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Rared
August 10, 2009

We were told when we were young…
Dear Kindred,
…. that animals are raised and children reared. We think, however, that this opinion was due more to certain types of humans’ proclivity toward corporeal punishment than a strict understanding of the English language. The Merriam Webster’s Collegiate Dictionary, on the other hand, informs us that the terms ‘raised’ and ‘reared’ are interchangeably acceptable for the description of the upbringing of both animals and children.

We elves, however, are neither raised nor reared, we are rared, that is educated to become unique or rare, which is to say, become our true s’elves. Although, we also refer to our upbringing as being rarified, not only made rare, but also made more subtle, spiritual and refined.

While in most cultures the young are continually faced with peer and parent pressure to conform to cultural traditions and social mores at the expense of their own being, we elves continually encourage our kin to be their own true s’elves, to trust their intuition, and develop their personal style.

Some would think that this would lead us to be particularly self-centered and competitive individuals promoting our individuality at the expense of others or rebellious individual ever eager to be different from those who are all the same, however, quite the opposite is true. Our uniqueness is developed with the understanding that all beings are essentially unique and it is by encouraging individuality and independent thought that our own unique being is both developed and protected. It is true that in cultures that seem to both promote conformity while decrying peer pressure there arises a certain rebelliousness among us and a struggle to rise above the mixed messages we receive, however, this is not the natural state of elfin and we have no need to prove we are more unique than our others. Thus we are the same in our uniqueness and united by our diversity and mutual respect thereof.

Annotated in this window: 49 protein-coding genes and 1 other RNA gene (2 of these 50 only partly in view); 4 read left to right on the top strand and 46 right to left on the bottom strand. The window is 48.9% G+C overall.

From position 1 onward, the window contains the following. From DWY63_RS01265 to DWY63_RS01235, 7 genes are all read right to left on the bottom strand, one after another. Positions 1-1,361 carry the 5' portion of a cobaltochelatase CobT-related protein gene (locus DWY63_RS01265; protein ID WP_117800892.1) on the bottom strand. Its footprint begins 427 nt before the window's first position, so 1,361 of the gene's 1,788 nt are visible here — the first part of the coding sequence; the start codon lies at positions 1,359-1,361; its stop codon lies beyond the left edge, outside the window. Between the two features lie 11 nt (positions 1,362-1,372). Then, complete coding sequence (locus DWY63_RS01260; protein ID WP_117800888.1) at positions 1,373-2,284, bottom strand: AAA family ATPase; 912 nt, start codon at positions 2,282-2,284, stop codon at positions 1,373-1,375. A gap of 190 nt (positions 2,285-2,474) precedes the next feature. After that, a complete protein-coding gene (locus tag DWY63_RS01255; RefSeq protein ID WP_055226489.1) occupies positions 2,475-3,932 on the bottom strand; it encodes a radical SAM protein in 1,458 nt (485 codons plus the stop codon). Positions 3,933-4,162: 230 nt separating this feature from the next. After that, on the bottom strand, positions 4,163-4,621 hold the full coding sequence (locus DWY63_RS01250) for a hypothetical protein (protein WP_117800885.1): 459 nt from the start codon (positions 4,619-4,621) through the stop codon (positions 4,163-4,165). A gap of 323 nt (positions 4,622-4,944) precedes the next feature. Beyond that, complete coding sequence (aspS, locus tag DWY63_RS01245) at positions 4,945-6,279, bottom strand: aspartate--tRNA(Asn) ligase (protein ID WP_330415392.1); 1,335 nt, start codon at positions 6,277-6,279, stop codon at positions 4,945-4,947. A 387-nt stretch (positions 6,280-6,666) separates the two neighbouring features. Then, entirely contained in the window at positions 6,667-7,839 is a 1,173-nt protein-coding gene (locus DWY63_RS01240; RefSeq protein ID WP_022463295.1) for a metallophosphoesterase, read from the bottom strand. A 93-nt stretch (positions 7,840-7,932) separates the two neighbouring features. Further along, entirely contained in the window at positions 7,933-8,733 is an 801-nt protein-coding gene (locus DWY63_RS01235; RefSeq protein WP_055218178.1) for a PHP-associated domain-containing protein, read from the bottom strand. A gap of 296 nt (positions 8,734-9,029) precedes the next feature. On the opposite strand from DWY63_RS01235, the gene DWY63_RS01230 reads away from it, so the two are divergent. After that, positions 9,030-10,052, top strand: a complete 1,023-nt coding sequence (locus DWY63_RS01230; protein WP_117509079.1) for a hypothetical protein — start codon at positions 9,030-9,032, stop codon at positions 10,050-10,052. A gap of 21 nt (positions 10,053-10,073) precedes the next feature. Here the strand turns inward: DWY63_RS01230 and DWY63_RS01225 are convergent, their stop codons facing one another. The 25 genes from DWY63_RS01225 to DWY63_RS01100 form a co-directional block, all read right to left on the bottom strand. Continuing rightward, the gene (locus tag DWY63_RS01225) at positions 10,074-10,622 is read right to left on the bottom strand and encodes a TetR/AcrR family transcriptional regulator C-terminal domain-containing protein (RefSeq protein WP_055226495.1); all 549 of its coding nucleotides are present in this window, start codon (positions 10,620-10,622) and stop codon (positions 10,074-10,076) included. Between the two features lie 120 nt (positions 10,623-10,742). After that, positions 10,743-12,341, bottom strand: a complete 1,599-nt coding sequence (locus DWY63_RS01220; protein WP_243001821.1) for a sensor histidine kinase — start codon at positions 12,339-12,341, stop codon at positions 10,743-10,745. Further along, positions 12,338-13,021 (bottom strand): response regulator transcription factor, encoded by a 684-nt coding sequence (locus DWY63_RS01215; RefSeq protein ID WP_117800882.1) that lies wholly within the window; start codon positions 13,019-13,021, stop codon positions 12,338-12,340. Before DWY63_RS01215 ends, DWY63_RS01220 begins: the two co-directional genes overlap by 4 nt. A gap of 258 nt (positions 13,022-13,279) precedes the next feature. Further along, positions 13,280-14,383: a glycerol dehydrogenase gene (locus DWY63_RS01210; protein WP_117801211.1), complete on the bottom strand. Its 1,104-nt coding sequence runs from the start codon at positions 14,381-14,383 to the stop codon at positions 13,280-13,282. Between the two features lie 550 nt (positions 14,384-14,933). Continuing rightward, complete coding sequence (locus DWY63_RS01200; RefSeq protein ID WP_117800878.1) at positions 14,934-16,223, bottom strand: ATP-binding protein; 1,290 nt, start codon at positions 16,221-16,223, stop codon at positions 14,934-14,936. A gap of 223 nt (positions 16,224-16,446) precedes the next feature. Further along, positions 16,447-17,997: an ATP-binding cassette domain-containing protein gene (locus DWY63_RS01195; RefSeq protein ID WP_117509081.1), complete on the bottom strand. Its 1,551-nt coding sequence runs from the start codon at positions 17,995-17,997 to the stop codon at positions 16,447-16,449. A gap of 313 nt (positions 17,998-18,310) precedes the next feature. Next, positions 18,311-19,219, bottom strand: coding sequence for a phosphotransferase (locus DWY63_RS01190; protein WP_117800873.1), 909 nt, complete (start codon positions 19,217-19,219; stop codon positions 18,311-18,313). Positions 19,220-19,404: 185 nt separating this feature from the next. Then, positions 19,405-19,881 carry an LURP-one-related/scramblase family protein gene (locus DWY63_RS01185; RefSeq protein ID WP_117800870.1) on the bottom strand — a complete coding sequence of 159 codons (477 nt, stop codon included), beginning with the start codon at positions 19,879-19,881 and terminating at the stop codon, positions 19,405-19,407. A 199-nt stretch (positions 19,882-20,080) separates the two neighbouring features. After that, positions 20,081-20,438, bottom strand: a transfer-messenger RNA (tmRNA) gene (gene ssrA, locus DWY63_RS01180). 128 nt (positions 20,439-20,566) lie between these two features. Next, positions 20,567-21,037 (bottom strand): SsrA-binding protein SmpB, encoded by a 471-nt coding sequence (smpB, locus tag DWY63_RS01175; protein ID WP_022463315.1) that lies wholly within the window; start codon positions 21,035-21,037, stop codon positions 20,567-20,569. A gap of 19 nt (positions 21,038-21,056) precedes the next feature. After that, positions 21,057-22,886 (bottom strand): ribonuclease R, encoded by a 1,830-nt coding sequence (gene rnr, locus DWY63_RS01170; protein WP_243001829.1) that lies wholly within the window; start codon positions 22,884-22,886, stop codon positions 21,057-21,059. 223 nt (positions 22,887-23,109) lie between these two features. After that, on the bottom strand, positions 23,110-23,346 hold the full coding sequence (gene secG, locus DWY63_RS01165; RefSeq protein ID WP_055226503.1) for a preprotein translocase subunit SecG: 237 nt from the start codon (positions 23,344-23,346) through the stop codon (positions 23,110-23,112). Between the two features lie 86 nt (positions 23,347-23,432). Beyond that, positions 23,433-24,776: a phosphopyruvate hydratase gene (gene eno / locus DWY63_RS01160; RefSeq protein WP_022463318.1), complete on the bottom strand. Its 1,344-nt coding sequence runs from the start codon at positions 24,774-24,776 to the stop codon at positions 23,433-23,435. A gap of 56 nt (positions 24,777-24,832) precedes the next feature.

More than that, we delight in our own as well as our others uniqueness. Our world is filled with diversity and this is in harmony with Nature and pleasing to The Magic. Nature loves diversity, however, the Grim or Grimlean, despite diversity wanting everyone to dress, act, think and believe as they do and will ever go as far as jailing or killing those who don’t. Of course, the Grims don’t themselves always agree on what they should believe thus the world is ever subjected to the religious wars of one Grim sect trying to eliminate their rivals. This competition of uniformity is quite the opposite of our elven tendency to live and let live. And perhaps it is the Grims tendency to want to make everyone the same that makes them so hateful, callous and disrespectful of Nature. To them Mother Nature is nothing more than their slave/whore; to we elfin, She is our great Goddess.

In the Elfin mind, the more rare we become as individuals the more rarefied we become, that is refined and developed as spirits, and the more rarefied we become the more rare we are as well. Our egoic nature rises to the fore and the unique aspects of our souls and spirits become ever more evident and powerful. It is recognizing our uniqueness that we come to understand the Unity of all Nature and our unique and special place within it, for we are elves and we are all the same, we are each unique.

Kyela,
The Silver Elves

 

 
 
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Last updated July 9, 2009